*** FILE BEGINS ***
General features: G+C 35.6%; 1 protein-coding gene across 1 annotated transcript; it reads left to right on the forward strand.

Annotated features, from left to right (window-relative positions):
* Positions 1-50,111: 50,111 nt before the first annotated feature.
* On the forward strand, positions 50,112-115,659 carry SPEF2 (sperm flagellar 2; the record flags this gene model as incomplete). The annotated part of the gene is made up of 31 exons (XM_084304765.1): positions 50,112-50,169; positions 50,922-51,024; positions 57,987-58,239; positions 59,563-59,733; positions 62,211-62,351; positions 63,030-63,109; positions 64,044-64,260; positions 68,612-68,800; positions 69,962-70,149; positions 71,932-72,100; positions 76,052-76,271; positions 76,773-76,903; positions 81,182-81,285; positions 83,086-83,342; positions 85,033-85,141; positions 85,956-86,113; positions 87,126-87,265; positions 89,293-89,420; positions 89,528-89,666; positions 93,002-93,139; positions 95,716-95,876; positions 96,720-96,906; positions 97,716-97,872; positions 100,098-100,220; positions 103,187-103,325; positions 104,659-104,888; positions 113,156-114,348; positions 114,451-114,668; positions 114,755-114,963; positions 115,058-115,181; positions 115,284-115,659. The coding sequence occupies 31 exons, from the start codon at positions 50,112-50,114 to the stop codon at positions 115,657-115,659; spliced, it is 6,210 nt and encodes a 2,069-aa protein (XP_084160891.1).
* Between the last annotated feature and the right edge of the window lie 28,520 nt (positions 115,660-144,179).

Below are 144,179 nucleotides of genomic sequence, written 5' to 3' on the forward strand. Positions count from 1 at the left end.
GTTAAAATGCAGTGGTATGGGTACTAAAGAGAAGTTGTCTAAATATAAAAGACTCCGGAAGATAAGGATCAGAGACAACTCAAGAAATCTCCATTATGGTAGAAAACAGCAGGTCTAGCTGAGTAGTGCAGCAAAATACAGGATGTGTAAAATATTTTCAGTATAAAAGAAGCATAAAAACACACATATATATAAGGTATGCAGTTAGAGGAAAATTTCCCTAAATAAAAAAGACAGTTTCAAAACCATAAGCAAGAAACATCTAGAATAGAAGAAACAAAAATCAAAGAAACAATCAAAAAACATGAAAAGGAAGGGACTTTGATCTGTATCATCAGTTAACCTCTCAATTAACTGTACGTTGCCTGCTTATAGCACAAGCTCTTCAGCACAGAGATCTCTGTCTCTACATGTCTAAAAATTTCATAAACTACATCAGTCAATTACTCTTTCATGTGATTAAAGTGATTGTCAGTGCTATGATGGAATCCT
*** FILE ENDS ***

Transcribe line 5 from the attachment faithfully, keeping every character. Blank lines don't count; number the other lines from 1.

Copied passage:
* Between the last annotated feature and the right edge of the window lie 28,520 nt (positions 115,660-144,179).